• Hi Kevin. Since you already love those two songs I’m confident you will find a lot more to like on this album, but you’ll probably feel like I do when comparing it to the incredible work that preceded it. It’s always an unfair comparison, so enjoy this album on its own merits.

      Like

  5. Vinyl Connection
    August 5, 2017

    Fine album. Hi fives on this one, Rich.
    And delighted to see you managed to work in both covers, the smiley one and the ‘serious’ one. Nice work.

    Like

    • Thanks, Bruce. To tell the truth, I was unaware that both photos had been used for the album cover. I previously assumed there was one official cover and the other photo was used elsewhere in the packaging.

      Liked by 1 person

  6. Aphoristical
    August 5, 2017

    Yeah, I really like this album. Dark Star, Shadow Captain are really good songs.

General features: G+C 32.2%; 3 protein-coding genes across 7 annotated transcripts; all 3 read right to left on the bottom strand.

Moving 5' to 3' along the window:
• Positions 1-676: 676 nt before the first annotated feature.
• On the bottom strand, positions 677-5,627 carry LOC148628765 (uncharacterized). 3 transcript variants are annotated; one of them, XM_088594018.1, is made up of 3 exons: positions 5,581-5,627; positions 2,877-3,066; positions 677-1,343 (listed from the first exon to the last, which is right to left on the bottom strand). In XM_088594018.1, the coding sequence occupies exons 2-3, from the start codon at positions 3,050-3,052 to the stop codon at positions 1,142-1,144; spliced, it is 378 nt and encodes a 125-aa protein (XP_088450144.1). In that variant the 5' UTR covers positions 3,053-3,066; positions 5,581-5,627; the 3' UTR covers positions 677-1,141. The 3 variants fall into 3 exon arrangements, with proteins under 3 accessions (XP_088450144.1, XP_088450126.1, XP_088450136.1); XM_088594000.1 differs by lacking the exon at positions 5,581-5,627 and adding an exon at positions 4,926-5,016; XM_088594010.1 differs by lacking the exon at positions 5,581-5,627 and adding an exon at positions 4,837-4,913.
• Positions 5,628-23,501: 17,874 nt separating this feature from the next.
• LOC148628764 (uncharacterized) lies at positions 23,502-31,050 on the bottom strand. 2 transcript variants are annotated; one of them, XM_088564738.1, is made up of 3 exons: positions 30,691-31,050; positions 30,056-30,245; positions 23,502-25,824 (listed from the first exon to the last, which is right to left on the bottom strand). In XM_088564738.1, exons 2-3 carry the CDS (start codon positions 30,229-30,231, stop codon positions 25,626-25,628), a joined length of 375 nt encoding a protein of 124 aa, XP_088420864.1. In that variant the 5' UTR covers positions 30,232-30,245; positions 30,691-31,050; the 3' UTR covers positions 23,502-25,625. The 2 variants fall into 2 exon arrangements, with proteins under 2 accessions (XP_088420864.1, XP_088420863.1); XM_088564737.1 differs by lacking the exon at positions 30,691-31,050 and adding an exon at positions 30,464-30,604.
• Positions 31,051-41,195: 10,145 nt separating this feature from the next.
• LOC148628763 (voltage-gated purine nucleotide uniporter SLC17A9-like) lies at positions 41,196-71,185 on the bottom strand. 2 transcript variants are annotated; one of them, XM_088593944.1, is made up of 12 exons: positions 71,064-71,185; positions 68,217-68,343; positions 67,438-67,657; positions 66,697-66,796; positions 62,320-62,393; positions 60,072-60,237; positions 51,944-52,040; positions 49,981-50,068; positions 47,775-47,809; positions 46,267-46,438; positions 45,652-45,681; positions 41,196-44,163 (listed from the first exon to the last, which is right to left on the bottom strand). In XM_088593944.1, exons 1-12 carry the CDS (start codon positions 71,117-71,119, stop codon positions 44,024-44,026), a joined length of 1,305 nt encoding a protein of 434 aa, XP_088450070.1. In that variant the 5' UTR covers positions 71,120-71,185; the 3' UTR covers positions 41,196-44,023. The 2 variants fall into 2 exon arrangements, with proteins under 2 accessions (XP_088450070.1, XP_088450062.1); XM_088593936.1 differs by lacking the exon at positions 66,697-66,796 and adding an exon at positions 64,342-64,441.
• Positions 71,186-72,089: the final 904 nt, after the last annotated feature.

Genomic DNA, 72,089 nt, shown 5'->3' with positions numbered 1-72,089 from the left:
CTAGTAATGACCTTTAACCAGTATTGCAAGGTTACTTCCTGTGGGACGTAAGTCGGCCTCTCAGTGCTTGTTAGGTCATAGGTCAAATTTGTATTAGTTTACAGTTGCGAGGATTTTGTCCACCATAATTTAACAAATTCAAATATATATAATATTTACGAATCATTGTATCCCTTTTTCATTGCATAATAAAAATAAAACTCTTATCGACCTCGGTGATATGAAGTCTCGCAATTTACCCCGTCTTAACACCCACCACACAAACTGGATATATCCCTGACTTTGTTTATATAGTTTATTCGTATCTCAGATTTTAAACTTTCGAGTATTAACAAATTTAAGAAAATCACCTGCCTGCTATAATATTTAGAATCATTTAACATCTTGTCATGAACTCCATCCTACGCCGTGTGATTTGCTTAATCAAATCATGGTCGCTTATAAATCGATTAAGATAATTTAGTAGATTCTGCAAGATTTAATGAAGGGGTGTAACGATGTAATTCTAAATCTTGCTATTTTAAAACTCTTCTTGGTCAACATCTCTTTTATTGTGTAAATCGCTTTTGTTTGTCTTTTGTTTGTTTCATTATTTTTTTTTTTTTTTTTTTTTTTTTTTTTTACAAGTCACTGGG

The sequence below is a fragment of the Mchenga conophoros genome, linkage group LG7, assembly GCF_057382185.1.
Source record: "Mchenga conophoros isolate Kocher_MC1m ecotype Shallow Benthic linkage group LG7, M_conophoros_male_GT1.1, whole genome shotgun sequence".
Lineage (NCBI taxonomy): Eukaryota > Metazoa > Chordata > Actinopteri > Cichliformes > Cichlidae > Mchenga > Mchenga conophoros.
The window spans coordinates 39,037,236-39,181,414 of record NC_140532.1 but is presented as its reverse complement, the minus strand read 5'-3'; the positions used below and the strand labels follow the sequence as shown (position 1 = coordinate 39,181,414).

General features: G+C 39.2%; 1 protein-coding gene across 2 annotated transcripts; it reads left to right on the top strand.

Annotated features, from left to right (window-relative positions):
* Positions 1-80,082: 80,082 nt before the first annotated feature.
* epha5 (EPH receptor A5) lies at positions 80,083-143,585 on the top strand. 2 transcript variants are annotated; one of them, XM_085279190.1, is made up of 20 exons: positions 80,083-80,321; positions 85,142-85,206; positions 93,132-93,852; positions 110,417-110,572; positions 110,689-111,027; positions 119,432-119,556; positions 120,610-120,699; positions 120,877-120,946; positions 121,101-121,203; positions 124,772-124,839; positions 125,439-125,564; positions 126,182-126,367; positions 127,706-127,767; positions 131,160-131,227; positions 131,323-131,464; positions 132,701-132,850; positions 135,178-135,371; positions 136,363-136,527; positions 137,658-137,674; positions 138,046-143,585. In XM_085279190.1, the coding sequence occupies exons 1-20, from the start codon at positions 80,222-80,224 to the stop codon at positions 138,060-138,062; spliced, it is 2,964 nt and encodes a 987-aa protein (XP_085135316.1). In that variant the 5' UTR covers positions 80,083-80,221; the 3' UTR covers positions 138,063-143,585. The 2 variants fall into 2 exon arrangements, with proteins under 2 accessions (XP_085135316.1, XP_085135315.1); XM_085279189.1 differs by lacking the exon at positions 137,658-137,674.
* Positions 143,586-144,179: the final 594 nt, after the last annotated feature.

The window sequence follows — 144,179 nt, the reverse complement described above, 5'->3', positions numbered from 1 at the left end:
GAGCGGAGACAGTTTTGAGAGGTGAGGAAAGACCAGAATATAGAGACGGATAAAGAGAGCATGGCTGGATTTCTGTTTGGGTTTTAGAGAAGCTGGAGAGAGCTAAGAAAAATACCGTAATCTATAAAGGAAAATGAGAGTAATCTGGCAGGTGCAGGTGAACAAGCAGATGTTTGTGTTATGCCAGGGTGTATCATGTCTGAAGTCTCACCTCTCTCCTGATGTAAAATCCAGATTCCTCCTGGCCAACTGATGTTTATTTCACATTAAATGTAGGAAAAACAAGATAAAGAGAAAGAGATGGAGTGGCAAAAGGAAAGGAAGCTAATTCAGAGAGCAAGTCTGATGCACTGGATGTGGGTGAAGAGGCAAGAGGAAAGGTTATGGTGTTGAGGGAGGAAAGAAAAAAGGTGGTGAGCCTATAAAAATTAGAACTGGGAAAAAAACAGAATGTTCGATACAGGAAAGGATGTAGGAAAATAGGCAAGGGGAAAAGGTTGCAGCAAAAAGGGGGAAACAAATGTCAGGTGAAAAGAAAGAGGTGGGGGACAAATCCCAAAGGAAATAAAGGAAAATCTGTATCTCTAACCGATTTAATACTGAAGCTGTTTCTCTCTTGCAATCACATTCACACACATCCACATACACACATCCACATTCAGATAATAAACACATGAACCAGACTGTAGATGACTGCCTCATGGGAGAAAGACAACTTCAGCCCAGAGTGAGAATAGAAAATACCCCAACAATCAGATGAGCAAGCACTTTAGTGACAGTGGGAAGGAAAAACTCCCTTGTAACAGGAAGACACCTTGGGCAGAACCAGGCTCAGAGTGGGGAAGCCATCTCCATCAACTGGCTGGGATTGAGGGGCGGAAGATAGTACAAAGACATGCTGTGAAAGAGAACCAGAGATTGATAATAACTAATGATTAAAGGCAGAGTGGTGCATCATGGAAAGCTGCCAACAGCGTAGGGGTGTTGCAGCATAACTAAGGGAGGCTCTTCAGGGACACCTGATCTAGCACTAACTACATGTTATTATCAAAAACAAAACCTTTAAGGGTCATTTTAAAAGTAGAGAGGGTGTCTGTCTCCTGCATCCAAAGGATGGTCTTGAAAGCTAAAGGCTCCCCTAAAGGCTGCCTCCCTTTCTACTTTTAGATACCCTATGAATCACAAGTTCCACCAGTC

Like

    • Glad we agree about this album. Those are wonderful songs and have long been two of my favorites, but in revisiting it the last couple of weeks several others really grew on me. It’s a very strong album.

      Liked by 1 person

      • Aphoristical
        August 6, 2017

        I like how it’s grown up as well – not trying to recreate the first two albums, just a snapshot of where they were in 1977. Kind of Yacht Rock.

        Like

      • It’s hard to argue the “yacht rock” description for this album, especially with the three of them on a boat, but that term is often used mockingly by people who only enjoy music of that era ironically. I loved all of those Yacht Rock videos, which were hilarious and made by people with a clear affection for those artists. There’s certainly a smooth latter-half-of-the-’70s sound that sets CSN apart from their previous releases, and that’s one of the things I’ve always loved about it.

        Liked by 1 person